Holownia’s photography revisits landscapes over time

“I’m not interested in necessarily showing a place just for the content of that place,” said Thaddeus Holownia. “I’m more interested in drawing the poetry out of somewhere.”
Holownia has been a professional artist for over 40 years, specializing in photography. His work has taken him around the world, but his permanent studio is just down the road from Mount Allison in the town of Jolicure. The studio is a slender, unassuming building that offers a commanding view of the surrounding countryside, a view that sometimes finds its way into Holownia’s projects.
“But what is poetry?” Holownia asked. “For me, it’s this place you go that uses as few elements as possible to render an emotional response to something.”
To illustrate his point, Holownia showed me a series of his photographs that were included in a German exhibition that was organized as a tribute to Monet.
“Monet moved to the country and started painting haystacks, things that were seemingly mundane,” said Holownia. “But Monet was one of the first ones to go back to a subject and reinvestigate it as the environment changed.”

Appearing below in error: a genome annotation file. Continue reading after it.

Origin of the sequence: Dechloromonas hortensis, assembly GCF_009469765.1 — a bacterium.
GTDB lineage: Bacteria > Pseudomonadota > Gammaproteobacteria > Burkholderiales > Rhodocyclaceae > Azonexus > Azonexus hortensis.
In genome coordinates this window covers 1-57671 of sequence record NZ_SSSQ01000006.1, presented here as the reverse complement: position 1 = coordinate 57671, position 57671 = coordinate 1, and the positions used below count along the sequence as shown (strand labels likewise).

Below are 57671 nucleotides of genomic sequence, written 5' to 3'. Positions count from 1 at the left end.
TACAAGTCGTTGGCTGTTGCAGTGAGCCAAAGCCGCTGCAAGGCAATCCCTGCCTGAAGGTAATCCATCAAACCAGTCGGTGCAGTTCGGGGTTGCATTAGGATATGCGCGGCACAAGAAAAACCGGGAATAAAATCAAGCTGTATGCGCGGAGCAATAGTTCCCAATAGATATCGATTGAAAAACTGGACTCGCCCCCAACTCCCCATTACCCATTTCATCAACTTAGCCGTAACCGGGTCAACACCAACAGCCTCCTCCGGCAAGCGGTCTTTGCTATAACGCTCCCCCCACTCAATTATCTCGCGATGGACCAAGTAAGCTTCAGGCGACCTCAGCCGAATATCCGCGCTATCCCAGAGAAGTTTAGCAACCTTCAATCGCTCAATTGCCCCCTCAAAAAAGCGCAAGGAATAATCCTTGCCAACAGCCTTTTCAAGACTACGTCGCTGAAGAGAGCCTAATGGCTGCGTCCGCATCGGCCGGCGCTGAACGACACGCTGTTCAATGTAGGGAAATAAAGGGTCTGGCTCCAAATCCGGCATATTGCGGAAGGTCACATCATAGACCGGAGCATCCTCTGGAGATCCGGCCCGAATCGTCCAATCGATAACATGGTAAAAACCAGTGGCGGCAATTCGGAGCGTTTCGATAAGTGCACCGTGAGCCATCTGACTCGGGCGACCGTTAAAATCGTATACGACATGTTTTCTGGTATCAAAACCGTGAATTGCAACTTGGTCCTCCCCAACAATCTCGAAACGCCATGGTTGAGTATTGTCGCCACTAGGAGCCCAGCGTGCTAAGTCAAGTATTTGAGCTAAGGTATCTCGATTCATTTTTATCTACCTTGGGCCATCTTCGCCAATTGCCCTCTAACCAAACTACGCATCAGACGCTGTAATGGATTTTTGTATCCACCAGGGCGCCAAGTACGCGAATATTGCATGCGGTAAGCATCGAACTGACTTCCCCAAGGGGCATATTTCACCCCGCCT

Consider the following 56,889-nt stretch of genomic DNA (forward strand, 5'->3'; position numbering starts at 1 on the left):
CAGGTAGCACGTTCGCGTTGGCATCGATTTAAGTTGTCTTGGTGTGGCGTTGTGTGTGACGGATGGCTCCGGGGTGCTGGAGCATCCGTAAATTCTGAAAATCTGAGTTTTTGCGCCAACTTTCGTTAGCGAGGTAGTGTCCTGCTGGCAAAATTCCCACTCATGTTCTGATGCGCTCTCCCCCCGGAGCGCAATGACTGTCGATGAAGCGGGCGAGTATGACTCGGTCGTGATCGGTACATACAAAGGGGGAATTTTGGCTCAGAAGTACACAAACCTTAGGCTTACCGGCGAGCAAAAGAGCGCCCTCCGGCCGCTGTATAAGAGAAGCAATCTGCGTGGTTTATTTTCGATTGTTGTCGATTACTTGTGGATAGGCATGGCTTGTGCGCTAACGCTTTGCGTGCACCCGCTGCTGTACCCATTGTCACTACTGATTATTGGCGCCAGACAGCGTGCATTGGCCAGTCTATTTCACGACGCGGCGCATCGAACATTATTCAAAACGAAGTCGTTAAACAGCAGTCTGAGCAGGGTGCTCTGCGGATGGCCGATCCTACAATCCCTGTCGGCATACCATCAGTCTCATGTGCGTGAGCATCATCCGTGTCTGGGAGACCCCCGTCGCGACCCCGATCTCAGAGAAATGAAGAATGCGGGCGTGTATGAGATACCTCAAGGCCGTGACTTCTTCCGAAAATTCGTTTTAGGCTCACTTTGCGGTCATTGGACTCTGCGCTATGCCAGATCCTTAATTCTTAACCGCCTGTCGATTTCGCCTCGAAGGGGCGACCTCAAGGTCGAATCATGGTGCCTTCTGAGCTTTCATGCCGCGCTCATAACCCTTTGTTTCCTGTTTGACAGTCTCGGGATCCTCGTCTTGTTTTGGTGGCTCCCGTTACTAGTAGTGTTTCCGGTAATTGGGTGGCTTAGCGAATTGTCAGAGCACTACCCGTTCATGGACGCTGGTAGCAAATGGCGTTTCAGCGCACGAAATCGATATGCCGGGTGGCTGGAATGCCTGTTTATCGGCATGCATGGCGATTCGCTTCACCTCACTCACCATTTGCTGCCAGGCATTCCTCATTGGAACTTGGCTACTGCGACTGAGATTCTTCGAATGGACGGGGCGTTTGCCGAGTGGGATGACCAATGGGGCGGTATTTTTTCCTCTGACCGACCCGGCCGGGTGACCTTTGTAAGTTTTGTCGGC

Holownia’s response to Monet is a series of colour photographs of a small pond beneath his house in Jolicure. Each photograph was taken from the same vantage point, but the range of seasons and weather ensure that each image is unique.
“The light, the atmosphere conditions, and the seasons change your perspective emotionally,” said Holownia.
The Jolicure pond series only took a few years to complete, but some of Holownia’s other projects have had a much longer timeline. He ended the interview by showing me a series of photographs depicting a river spanned by an abandoned, broken-down bridge that is slowly washed away by the current one image at a time. The series took about twenty years to complete.
“I went there and I took a photograph because I was interested in the structure,” said Holownia.
“But over the years I would hike out and take a photo when the light was interesting, or the weather was interesting, and that builds on itself. Eventually you look at your negatives and you go ‘I have 16 of these, I could put them together and make a new work.’”
Holownia’s photography and studio formed a part of Sackville’s annual Art Across the Marsh gallery tour.


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